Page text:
Global world telecommunication network with nodes connected around earth. Earth image from NASA (images-assets.nasa.gov/image/iss040e090540/iss040e090540~orig.jpg). Composition and network edited in Adobe Photoshop
The spread of COVID-19 and its effects on the economy have had a notable impact on businesses across South Africa. Many have had to close their doors, as was the case earlier this year with Associated Media Publishing, the respected independent publishing company responsible for popular magazines such as House and Leisure. The company’s closure is an example of just how devastating the COVID-19 pandemic has been on the business world, both nationally and globally.
Writing for Business Tech, Johann Digue suggests that in the current economic climate, “institutions without the proper digital infrastructure to support…uncertain customers will fall short, and fast”. He also notes that “in the face of the crisis, businesses may look to delay investment in digital transformation when in fact this is the time that they need it most to survive.”
Of course, digital transformation is an ongoing topic in today’s world, what with the prevalence of connectivity solutions, the advent of 5G, and the use of the Internet of Things (IoT) in so many sectors. The fact that numerous people have swiftly and easily managed to switch to remote work due to the outbreak of COVID-19 proves just how used to having digital technology at our disposal we all are. We can access business information and connect seamlessly with our colleagues through a variety of platforms without even leaving our homes.
It’s safe to say that, today, digital is the norm. It’s also highly possible that digital technologies will assist the business world in moving forward when the economic and social instability caused by COVID-19 passes. In fact it is imperative that businesses invest in these technologies given the threat of cyber attacks.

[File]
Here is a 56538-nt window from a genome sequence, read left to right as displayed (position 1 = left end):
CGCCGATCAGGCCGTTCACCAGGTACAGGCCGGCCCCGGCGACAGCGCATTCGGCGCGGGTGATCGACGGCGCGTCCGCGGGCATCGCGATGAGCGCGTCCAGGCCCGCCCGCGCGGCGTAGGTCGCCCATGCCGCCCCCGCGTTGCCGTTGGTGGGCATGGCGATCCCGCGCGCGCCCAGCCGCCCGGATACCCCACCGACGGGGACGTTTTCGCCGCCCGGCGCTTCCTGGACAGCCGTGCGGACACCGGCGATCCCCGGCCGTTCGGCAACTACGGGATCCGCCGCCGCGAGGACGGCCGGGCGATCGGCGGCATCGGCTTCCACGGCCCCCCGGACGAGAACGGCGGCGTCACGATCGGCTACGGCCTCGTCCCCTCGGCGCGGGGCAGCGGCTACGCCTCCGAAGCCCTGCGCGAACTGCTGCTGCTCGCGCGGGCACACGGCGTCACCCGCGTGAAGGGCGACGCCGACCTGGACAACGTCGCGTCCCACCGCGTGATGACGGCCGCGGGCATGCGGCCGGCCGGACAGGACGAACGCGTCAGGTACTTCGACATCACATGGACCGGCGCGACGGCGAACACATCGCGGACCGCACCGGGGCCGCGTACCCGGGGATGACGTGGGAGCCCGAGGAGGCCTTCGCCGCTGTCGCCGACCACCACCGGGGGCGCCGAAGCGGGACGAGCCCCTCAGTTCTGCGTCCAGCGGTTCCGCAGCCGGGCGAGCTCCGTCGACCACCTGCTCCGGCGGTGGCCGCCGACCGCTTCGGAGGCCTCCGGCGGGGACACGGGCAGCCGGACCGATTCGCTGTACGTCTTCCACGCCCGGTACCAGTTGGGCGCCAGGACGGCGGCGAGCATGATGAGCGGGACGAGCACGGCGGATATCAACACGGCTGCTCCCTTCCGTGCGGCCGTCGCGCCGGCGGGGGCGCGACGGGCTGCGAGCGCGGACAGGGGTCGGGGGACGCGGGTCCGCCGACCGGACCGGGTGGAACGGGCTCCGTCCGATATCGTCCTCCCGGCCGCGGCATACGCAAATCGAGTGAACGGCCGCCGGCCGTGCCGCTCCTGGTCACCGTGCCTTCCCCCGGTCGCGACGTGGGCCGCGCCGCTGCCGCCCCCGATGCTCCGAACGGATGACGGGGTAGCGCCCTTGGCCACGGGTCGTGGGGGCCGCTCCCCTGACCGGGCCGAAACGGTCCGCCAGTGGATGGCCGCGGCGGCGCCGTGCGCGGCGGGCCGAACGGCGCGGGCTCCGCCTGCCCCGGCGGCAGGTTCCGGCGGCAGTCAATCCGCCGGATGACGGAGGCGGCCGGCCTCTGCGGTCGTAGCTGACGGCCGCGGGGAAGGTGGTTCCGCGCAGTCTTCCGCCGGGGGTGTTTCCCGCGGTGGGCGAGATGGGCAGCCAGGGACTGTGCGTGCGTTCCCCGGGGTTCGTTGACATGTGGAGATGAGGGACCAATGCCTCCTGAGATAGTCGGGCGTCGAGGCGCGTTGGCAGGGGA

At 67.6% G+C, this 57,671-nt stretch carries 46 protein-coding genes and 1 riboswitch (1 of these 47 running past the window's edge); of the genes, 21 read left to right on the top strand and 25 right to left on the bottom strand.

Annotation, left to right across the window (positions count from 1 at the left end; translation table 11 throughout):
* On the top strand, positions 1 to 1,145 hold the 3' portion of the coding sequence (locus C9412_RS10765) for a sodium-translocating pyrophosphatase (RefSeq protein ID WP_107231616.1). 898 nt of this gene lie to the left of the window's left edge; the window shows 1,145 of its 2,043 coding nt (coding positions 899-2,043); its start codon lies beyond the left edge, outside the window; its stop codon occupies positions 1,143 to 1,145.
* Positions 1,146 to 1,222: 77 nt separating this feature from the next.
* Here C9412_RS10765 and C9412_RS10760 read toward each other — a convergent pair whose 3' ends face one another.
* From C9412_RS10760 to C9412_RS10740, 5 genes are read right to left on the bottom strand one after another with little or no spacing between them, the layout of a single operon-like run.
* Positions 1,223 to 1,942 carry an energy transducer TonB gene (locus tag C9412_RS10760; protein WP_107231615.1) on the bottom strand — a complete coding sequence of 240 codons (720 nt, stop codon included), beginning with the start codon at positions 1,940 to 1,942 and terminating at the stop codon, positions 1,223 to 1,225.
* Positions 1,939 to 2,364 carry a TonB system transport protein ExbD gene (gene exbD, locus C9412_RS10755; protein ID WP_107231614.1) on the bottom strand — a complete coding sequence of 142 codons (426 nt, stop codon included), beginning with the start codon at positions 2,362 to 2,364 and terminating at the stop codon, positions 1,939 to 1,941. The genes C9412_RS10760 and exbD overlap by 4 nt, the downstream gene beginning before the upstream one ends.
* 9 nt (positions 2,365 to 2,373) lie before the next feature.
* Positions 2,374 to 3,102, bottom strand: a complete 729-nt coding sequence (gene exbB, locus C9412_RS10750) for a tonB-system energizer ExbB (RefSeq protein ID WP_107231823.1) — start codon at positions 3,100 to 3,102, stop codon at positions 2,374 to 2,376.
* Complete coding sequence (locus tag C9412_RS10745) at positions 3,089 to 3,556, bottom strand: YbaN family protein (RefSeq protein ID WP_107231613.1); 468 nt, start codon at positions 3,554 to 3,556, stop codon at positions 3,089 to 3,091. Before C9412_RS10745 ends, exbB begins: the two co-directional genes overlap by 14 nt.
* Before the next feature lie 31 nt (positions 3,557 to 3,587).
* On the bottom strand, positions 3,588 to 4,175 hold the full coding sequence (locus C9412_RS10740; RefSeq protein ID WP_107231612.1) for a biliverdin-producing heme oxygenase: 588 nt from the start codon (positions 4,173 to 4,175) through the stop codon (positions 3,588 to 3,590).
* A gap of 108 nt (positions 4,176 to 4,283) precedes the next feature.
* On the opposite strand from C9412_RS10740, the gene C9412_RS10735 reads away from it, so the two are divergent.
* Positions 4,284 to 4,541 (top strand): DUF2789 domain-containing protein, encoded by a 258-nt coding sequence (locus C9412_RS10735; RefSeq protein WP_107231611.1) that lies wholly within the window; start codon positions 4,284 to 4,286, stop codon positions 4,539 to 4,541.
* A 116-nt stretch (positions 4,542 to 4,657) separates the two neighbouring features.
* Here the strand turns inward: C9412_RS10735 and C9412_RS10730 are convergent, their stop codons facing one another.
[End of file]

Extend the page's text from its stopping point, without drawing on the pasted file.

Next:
Digue notes that “amidst the uncertainty there is a rise in cyber fraud with reports of phishing attacks taking advantage of already vulnerable people.” Cyber attacks are indeed a threat all companies face, so the adoption of robust and advanced cybersecurity tools is a move they should all take. Company security is of course vital in any situation, but perhaps even more so when the company is trying to operate in a climate of social and economic upheaval.
But it’s not just cybersecurity that companies need to focus on. As they adjust to a new world during and after COVID-19 they’ll need to keep a sharp eye on their online presence to maintain awareness of their products and services. In addition, companies must ensure that their workforces are equipped with necessary digital skills and include employees specifically trained for digital services. Digue mentions analysts and software developers as examples, as well as “call centre staff who can harness smart AI to make their jobs much easier.”
Companies need to focus on the thorough improvement of their digital infrastructure post COVID-19. Their digital transformation should involve knuckling down on cybersecurity, revitalising their online presence and peopling their workforces with digital experts. It’s most likely going to be a while until the world is given some respite from the effects of COVID-19, but businesses can at least begin preparing themselves.